In addition to that IDE would not be able to do automatic refactoring such as renaming, because it's not safe to rename an atom in entire project, and scope can not be narrowed down due to global nature of atoms. Even "find usages" might return irrelevant results.


There is one more non-obvious way to implement enum in Erlang. Just define a record, where each field is an element of enum.

Now each element of enumeration can be referenced as a record field's position.
handle_error(E) ->
  case E of
    #http_errors.auth_error -> abort();
    #http_errors.format_error -> abort();
    #http_errors.internal_error -> retry()

Obviously all enumeration elements are unique since record field's position is unique, and it's guaranteed by compiler (compare with macros approach).
Any typo in field name will cause a compilation error (compare with atoms approach).
Automatic refactoring becomes easy for IDE, for example, renaming record's field is trivial. "Find usages" function has a well defined scope.
Of course, usage of record requires including header file with it's definition, but that is a fair price for compile-time checks it provides.
Since record field's position is just an integer, it can be used for defining external API. If record definition string ("-record(http_errors,{") is on the first line of a file, and each field is on new line, each enumeration element would have an integer value, which equals to line number in source code, where it's defined.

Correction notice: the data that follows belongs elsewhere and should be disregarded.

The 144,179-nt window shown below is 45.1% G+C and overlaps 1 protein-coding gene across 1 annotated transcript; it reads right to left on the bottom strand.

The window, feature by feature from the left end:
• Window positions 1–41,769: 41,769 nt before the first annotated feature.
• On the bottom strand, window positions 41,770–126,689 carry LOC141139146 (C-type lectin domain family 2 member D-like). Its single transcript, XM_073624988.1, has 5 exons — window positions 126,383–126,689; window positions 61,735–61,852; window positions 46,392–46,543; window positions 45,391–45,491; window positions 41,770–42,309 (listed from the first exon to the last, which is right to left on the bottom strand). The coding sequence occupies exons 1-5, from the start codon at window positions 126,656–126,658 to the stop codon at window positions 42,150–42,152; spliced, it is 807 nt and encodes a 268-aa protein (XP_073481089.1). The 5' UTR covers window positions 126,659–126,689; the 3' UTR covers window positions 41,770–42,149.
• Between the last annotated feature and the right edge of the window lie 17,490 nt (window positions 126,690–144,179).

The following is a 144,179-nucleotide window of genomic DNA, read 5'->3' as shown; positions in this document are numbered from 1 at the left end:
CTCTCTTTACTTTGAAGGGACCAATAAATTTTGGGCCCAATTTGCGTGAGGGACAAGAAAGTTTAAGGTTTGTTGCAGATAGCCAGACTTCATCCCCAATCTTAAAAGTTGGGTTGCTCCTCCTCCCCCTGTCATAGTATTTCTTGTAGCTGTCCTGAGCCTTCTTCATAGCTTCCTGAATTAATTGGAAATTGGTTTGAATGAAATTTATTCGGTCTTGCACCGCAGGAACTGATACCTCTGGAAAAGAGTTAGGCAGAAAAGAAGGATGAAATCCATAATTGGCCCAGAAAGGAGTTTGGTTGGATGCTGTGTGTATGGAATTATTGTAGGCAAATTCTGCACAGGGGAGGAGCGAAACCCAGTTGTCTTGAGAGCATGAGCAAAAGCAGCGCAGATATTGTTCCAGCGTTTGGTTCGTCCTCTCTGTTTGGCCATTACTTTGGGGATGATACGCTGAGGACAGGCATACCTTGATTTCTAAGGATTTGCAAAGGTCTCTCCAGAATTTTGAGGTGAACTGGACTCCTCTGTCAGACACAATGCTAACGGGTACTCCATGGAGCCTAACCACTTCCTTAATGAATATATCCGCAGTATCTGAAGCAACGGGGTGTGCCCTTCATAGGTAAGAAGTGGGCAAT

1. -record(http_errors,{
  2.   auth_error,        %%authentication error
  3.   format_error,      %%wrong json
  4.   internal_error     %%connection to db server is lost
  5. }).

For example, in http_errors enum auth_error element is on line 2, so it's integer values is 2. This value could be used as error code in RESTful API. It turns out that documentation is "generated" automatically.
Enum implementation using records is very close to C equivalent. It matches some verbose id with integer value. It automatically increments an interger value for each new element in enumeration. The only constraint is that integer value for the first element is always 2 and can not be changed.


To sum up, a comparison table is provided.

No include-+-
Compile time membership check+-+
Automatic rename refactoring+-+